Having come across similar problems with UK banks and lenders, it doesn’t surprise me that there are strange things afoot behind their decisions to lend or not. I enjoyed your pages and would like to add some information that may be of interest…
A few years ago I (like many others) got into some serious financial problems. I could go into the details if it helps, but to cut a long story short, I consulted an Insolvency practitioner who explained some things:
Banks are unlikely to throw good money after bad if you seriously default on loan payments. They will put a lot of pressure on (debt collectors etc.) and even threaten court action, but what they really want is for you to agree to pay the debt for the rest of you life. They will get court orders to reposes, but if you are in a negative equity situation after the sale, this is when you really start to feel the pressure.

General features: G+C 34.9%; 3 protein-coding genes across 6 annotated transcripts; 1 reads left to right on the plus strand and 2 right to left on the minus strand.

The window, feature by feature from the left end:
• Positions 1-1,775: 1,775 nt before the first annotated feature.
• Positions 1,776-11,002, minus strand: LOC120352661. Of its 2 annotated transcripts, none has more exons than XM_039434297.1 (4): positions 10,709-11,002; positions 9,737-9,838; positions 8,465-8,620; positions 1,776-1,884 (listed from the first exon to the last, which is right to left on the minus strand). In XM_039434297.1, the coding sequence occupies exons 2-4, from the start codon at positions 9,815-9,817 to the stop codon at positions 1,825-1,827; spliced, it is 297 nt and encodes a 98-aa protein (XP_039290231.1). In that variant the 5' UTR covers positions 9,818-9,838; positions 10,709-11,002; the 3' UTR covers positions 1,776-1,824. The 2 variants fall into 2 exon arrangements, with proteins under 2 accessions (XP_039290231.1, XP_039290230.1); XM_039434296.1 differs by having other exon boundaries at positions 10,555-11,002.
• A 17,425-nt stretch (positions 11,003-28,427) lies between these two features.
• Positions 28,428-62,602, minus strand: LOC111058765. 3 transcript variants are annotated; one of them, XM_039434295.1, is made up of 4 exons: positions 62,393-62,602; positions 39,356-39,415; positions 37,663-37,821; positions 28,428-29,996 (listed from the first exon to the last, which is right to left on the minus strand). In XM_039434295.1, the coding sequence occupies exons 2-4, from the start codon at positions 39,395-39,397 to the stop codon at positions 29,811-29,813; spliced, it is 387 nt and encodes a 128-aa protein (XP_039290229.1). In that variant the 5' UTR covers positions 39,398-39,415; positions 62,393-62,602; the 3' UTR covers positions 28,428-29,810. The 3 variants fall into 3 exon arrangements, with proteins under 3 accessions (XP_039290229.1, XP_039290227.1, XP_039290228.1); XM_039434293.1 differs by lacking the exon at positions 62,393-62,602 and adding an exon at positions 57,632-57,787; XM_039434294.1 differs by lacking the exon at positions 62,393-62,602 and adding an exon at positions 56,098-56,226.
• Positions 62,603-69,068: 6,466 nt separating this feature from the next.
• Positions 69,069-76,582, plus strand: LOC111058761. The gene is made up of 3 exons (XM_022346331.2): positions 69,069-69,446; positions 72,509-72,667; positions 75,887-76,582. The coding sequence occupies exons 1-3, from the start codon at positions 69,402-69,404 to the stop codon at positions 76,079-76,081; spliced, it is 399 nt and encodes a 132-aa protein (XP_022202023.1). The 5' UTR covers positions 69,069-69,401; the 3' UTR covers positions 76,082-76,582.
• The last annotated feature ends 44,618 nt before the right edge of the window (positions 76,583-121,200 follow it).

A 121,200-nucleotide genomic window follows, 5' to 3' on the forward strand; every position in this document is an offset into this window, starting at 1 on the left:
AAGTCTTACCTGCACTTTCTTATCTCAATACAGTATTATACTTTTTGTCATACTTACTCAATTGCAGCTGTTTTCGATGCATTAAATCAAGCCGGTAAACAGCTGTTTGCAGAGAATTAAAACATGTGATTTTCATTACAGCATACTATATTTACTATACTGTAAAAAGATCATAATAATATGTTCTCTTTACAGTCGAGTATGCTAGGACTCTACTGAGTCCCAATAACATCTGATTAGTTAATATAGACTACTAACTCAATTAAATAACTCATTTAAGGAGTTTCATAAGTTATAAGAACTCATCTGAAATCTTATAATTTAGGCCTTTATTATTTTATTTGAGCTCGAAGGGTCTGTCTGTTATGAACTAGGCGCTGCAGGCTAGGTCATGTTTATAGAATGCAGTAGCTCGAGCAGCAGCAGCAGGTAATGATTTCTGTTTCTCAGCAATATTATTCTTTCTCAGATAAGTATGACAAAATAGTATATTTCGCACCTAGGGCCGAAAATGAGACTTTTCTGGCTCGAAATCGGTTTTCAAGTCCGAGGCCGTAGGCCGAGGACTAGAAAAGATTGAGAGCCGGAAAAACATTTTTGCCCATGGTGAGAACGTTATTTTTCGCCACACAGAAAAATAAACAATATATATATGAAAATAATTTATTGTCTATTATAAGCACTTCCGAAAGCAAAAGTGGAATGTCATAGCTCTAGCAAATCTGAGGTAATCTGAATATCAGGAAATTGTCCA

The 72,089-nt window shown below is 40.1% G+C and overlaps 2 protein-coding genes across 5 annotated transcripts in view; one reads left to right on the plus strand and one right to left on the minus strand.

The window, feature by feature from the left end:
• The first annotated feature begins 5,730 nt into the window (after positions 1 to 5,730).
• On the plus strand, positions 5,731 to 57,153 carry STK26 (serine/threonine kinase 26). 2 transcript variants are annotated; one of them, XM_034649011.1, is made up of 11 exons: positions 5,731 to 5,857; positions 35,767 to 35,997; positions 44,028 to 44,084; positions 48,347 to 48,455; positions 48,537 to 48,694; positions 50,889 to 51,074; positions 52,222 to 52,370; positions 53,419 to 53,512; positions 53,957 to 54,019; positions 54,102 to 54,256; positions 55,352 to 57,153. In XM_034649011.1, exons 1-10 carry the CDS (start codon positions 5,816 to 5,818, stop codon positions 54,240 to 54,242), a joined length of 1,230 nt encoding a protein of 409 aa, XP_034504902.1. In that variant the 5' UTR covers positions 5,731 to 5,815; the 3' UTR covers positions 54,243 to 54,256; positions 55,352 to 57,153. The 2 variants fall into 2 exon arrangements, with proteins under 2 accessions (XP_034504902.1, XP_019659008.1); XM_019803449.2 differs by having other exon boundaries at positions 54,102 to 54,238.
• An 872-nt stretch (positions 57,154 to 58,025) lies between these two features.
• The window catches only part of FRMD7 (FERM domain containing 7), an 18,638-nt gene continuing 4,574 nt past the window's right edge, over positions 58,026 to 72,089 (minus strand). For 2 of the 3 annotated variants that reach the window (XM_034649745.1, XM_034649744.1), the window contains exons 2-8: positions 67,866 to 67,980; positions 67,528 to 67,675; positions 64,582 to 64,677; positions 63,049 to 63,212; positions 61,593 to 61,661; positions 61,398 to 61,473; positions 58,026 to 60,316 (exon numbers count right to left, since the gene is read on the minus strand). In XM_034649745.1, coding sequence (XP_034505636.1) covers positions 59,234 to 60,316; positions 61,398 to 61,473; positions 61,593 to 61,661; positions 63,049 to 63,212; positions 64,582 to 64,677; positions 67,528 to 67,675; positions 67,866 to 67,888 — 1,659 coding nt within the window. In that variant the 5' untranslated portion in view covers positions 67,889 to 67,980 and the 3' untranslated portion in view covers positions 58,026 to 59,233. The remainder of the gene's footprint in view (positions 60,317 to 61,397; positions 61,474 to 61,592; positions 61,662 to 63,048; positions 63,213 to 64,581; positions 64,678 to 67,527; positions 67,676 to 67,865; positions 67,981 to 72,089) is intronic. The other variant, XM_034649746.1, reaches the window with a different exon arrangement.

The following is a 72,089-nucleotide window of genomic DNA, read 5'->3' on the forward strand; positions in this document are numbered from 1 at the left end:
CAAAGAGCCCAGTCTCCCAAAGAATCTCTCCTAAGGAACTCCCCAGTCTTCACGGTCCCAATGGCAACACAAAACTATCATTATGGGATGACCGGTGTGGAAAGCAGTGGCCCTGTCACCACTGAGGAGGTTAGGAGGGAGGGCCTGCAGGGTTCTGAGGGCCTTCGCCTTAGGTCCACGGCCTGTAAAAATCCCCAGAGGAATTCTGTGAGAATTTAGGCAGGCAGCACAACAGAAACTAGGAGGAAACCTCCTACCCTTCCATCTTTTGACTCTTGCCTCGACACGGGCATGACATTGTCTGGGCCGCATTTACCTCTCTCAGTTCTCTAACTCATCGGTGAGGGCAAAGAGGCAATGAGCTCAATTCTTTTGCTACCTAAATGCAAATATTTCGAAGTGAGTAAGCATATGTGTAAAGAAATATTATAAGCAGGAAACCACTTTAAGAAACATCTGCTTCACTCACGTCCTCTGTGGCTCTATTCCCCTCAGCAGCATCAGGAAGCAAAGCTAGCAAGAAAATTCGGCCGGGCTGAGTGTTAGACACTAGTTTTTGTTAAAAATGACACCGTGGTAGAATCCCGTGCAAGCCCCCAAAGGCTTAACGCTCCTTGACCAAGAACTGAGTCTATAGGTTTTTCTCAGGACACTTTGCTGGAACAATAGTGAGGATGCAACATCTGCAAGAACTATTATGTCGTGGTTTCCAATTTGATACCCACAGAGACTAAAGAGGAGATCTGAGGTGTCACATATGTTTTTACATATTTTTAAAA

Apparently most large loans are covered internally within banks by insurances. When a borrower defaults, the insurances are cashed, thus covering the loan. This is possible because most banks view loans as ‘low risk’ investments.
Bearing this in mind it is therefore obvious that settlement a settlement can be made. It is possible to re-negotiate the debt to around 8% of the outstanding value! This should be good news for everyone who has ever borrowed honestly, and tried their very best in difficult circumstances to keep the lender happy, and inspite of that has got caught with apparently no way out.